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My house has a large garden. There are some small trees on the left and right sides. These are not much taller than a human. They have a whole lot of thin long branches that are curved in random directions. Usually, these small trees have no leaves in them due to the climate. They are green for only a few months every year. So basically they are a most offending eye sore.

I took a saw and chopped off one of the small trees. Now I have a whole lot of small stems that are 1m or smaller. I have tried to cut them into smaller stems and fit them into a metal bucket. I tried to set them on fire but failed. I put in a lot of card board and set that to fire, it burnt and turned into ashes but the tree stems did not catch fire.

What is the correct way to get rid of these small tree stems? They will not fit into my car.

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    Wet/live wood does not burn well, it needs to dry down first, then you can have a nice fire. Guessing you do not want to wait that long, and if small can rent/buy a small wood shredder and make mulch.
    – crip659
    Feb 9, 2023 at 18:33
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    Thin stuff may clog a shredder (speaking from annoying experience.) A lawn mower might work better, if they are small enough. But my favorite solution (requires patience, which I suspect is in short supply, oh well) gardening.stackexchange.com/a/29482/6806
    – Ecnerwal
    Feb 9, 2023 at 18:43
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    Do you have trash service at your location?
    – Huesmann
    Feb 9, 2023 at 20:33
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    Use the saw to cut into lengths of 1m, then place in car and dispose of at the local waste center.
    – Solar Mike
    Feb 9, 2023 at 20:34
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    My waste haulers will take moderately sized branches (up to ~2" in diameter) so long as they are tied in ~3' bundles or put into black trash or yard waste bags.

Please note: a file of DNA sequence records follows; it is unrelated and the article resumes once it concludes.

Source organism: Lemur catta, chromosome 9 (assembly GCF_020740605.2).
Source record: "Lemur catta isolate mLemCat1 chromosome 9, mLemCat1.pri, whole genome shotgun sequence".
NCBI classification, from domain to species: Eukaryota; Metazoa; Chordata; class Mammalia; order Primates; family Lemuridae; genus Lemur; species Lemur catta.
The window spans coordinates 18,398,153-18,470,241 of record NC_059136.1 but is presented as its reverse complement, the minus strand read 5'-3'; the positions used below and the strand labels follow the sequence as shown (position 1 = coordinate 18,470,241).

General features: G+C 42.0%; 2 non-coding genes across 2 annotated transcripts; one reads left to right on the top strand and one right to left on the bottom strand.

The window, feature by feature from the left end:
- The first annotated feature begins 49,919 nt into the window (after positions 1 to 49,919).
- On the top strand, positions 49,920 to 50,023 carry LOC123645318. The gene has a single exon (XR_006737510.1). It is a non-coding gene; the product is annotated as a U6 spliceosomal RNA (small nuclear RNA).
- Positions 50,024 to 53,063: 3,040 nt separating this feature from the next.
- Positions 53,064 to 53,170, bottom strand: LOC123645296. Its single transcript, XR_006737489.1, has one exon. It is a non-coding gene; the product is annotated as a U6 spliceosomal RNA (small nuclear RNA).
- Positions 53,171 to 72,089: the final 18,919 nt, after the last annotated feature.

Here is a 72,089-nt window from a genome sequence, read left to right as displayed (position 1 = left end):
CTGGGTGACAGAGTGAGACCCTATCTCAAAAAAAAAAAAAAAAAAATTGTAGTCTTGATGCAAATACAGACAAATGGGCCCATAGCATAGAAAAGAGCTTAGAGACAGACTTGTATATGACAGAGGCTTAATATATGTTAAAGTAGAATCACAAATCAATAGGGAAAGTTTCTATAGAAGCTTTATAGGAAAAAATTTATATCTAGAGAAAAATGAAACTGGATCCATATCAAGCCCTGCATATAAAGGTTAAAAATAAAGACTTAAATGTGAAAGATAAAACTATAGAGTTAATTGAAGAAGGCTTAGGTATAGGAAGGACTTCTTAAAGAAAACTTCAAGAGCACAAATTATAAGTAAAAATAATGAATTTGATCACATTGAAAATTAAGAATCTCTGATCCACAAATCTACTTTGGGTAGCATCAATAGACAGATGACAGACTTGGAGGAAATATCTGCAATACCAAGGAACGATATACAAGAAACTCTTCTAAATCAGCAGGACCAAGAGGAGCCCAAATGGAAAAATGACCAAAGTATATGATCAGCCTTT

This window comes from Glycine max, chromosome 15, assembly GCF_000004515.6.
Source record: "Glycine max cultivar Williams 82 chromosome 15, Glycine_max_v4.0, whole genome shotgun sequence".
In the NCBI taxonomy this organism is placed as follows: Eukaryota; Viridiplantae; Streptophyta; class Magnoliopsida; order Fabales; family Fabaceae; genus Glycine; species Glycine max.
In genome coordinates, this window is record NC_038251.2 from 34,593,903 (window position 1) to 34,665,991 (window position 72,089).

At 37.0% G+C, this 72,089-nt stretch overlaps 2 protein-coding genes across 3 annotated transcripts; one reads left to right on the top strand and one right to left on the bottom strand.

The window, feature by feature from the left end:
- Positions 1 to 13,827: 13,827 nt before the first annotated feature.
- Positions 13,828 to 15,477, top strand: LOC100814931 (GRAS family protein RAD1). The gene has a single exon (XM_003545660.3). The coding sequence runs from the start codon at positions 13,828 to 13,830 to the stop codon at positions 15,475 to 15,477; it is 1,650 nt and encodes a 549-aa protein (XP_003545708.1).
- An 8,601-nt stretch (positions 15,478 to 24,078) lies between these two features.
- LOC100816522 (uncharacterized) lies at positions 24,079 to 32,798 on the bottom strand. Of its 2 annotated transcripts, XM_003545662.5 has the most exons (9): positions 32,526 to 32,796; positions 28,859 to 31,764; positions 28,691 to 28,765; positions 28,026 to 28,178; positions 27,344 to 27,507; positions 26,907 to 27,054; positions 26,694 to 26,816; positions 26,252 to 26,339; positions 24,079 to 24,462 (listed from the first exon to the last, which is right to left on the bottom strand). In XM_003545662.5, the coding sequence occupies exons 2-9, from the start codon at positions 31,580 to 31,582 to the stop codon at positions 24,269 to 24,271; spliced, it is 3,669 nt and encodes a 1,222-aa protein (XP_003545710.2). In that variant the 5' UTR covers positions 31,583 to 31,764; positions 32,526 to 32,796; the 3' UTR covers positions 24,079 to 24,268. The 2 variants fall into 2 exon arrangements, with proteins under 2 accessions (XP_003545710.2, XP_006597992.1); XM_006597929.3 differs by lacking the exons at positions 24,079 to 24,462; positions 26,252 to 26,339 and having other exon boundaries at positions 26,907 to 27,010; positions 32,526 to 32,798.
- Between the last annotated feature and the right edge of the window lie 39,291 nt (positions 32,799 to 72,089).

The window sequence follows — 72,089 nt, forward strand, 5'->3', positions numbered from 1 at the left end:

– SteveSh
    Feb 9, 2023 at 20:48

7 Answers 7

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The green tree wood won't burn well until it has dried out more. Give it a month and then it should burn easily.

If you know the species of wood, for example, hardwoods or fruit trees like mulberry or apple or plum, consider using it as smoking material for your grill after it has had a few weeks to dry out.

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A slow, but common solution is to have a dedicated heap for cuttings and branches.

Fresh cuttings goes on top every season, while the bottom slowly compresses and decomposes.

Wood → Dirt

This will be a rather popular location to visit for small birds in the area due to the insects to be found, and you can get a rather varied and exciting fungus flora living there.

This is obviously not always something you want in your garden, for space reasons or aesthetic goals.

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    This. If the OP has a large garden, there's definitely some out-of-sight area to put it. Let nature take its course.
    – Tom
    Feb 10, 2023 at 14:34
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    Just don't heap them up right next to the house. Aside from being a possible fire hazard, you want to ensure that insects and mold stay outside.
    – bta
    Feb 10, 2023 at 17:02
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Hand pruners should easily cut up stems 1/2" or less in diameter, maybe larger ones depending on the nature of the wood. Loppers and a pruning saw will take care of the rest. Removing all those unwanted trees would seem to be a more efficient solution. Just cutting them off at ground level might result in prolific sprouts from the stump and roots. If getting all that out is too much work, there are likely chemical herbicides, designed specifically for killing shrubs and brush, that may be effective.